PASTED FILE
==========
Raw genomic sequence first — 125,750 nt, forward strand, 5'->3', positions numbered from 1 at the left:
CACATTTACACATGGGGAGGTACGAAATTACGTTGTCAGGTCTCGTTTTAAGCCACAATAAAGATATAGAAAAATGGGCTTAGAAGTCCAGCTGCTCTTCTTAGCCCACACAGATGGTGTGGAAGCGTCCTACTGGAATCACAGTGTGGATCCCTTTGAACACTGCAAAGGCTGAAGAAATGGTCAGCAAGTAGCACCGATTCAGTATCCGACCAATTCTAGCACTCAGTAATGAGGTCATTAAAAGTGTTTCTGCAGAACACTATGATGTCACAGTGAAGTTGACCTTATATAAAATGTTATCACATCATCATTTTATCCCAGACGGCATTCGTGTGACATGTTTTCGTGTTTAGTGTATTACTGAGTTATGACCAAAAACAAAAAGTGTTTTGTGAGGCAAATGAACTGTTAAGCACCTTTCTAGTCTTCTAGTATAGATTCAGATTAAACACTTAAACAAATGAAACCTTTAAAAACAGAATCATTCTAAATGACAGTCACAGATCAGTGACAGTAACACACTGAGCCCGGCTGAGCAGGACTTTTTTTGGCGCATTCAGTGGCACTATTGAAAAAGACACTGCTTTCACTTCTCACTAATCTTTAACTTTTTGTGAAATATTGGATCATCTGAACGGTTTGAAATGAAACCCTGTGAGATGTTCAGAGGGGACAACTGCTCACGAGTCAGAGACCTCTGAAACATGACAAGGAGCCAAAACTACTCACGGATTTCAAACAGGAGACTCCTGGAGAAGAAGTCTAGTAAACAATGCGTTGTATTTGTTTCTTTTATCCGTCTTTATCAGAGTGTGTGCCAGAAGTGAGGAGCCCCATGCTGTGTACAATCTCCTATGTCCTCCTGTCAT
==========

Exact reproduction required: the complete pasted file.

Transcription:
Raw genomic sequence first — 125,750 nt, forward strand, 5'->3', positions numbered from 1 at the left:
CACATTTACACATGGGGAGGTACGAAATTACGTTGTCAGGTCTCGTTTTAAGCCACAATAAAGATATAGAAAAATGGGCTTAGAAGTCCAGCTGCTCTTCTTAGCCCACACAGATGGTGTGGAAGCGTCCTACTGGAATCACAGTGTGGATCCCTTTGAACACTGCAAAGGCTGAAGAAATGGTCAGCAAGTAGCACCGATTCAGTATCCGACCAATTCTAGCACTCAGTAATGAGGTCATTAAAAGTGTTTCTGCAGAACACTATGATGTCACAGTGAAGTTGACCTTATATAAAATGTTATCACATCATCATTTTATCCCAGACGGCATTCGTGTGACATGTTTTCGTGTTTAGTGTATTACTGAGTTATGACCAAAAACAAAAAGTGTTTTGTGAGGCAAATGAACTGTTAAGCACCTTTCTAGTCTTCTAGTATAGATTCAGATTAAACACTTAAACAAATGAAACCTTTAAAAACAGAATCATTCTAAATGACAGTCACAGATCAGTGACAGTAACACACTGAGCCCGGCTGAGCAGGACTTTTTTTGGCGCATTCAGTGGCACTATTGAAAAAGACACTGCTTTCACTTCTCACTAATCTTTAACTTTTTGTGAAATATTGGATCATCTGAACGGTTTGAAATGAAACCCTGTGAGATGTTCAGAGGGGACAACTGCTCACGAGTCAGAGACCTCTGAAACATGACAAGGAGCCAAAACTACTCACGGATTTCAAACAGGAGACTCCTGGAGAAGAAGTCTAGTAAACAATGCGTTGTATTTGTTTCTTTTATCCGTCTTTATCAGAGTGTGTGCCAGAAGTGAGGAGCCCCATGCTGTGTACAATCTCCTATGTCCTCCTGTCAT